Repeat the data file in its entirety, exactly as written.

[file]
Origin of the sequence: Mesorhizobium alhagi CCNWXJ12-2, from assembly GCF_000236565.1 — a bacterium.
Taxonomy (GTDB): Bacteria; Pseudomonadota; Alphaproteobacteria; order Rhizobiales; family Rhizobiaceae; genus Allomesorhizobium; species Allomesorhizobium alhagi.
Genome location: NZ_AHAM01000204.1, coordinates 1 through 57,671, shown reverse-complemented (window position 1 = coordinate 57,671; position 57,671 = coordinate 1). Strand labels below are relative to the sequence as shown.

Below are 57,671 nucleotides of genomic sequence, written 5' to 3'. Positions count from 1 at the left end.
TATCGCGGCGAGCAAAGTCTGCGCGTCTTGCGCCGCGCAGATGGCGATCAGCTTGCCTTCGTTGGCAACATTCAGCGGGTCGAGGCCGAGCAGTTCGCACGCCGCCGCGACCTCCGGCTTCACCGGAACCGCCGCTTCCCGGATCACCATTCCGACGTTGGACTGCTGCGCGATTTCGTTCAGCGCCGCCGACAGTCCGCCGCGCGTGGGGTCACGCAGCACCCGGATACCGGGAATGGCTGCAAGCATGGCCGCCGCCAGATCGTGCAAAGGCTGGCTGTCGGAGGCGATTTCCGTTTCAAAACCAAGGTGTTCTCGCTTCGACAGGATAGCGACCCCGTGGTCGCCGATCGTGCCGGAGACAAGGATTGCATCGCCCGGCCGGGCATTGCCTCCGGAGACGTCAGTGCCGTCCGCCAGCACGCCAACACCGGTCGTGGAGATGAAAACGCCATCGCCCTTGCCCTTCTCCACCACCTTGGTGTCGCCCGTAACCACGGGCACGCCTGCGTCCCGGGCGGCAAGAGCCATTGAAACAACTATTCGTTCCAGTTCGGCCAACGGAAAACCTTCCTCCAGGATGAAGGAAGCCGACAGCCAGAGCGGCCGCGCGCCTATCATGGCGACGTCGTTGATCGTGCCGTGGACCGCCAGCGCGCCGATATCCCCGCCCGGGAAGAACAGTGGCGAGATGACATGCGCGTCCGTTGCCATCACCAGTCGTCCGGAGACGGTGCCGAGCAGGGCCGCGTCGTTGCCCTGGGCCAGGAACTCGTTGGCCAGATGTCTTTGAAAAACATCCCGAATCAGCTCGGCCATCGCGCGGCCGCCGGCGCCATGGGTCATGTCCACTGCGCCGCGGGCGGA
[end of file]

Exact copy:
Origin of the sequence: Mesorhizobium alhagi CCNWXJ12-2, from assembly GCF_000236565.1 — a bacterium.
Taxonomy (GTDB): Bacteria; Pseudomonadota; Alphaproteobacteria; order Rhizobiales; family Rhizobiaceae; genus Allomesorhizobium; species Allomesorhizobium alhagi.
Genome location: NZ_AHAM01000204.1, coordinates 1 through 57,671, shown reverse-complemented (window position 1 = coordinate 57,671; position 57,671 = coordinate 1). Strand labels below are relative to the sequence as shown.

Below are 57,671 nucleotides of genomic sequence, written 5' to 3'. Positions count from 1 at the left end.
TATCGCGGCGAGCAAAGTCTGCGCGTCTTGCGCCGCGCAGATGGCGATCAGCTTGCCTTCGTTGGCAACATTCAGCGGGTCGAGGCCGAGCAGTTCGCACGCCGCCGCGACCTCCGGCTTCACCGGAACCGCCGCTTCCCGGATCACCATTCCGACGTTGGACTGCTGCGCGATTTCGTTCAGCGCCGCCGACAGTCCGCCGCGCGTGGGGTCACGCAGCACCCGGATACCGGGAATGGCTGCAAGCATGGCCGCCGCCAGATCGTGCAAAGGCTGGCTGTCGGAGGCGATTTCCGTTTCAAAACCAAGGTGTTCTCGCTTCGACAGGATAGCGACCCCGTGGTCGCCGATCGTGCCGGAGACAAGGATTGCATCGCCCGGCCGGGCATTGCCTCCGGAGACGTCAGTGCCGTCCGCCAGCACGCCAACACCGGTCGTGGAGATGAAAACGCCATCGCCCTTGCCCTTCTCCACCACCTTGGTGTCGCCCGTAACCACGGGCACGCCTGCGTCCCGGGCGGCAAGAGCCATTGAAACAACTATTCGTTCCAGTTCGGCCAACGGAAAACCTTCCTCCAGGATGAAGGAAGCCGACAGCCAGAGCGGCCGCGCGCCTATCATGGCGACGTCGTTGATCGTGCCGTGGACCGCCAGCGCGCCGATATCCCCGCCCGGGAAGAACAGTGGCGAGATGACATGCGCGTCCGTTGCCATCACCAGTCGTCCGGAGACGGTGCCGAGCAGGGCCGCGTCGTTGCCCTGGGCCAGGAACTCGTTGGCCAGATGTCTTTGAAAAACATCCCGAATCAGCTCGGCCATCGCGCGGCCGCCGGCGCCATGGGTCATGTCCACTGCGCCGCGGGCGGA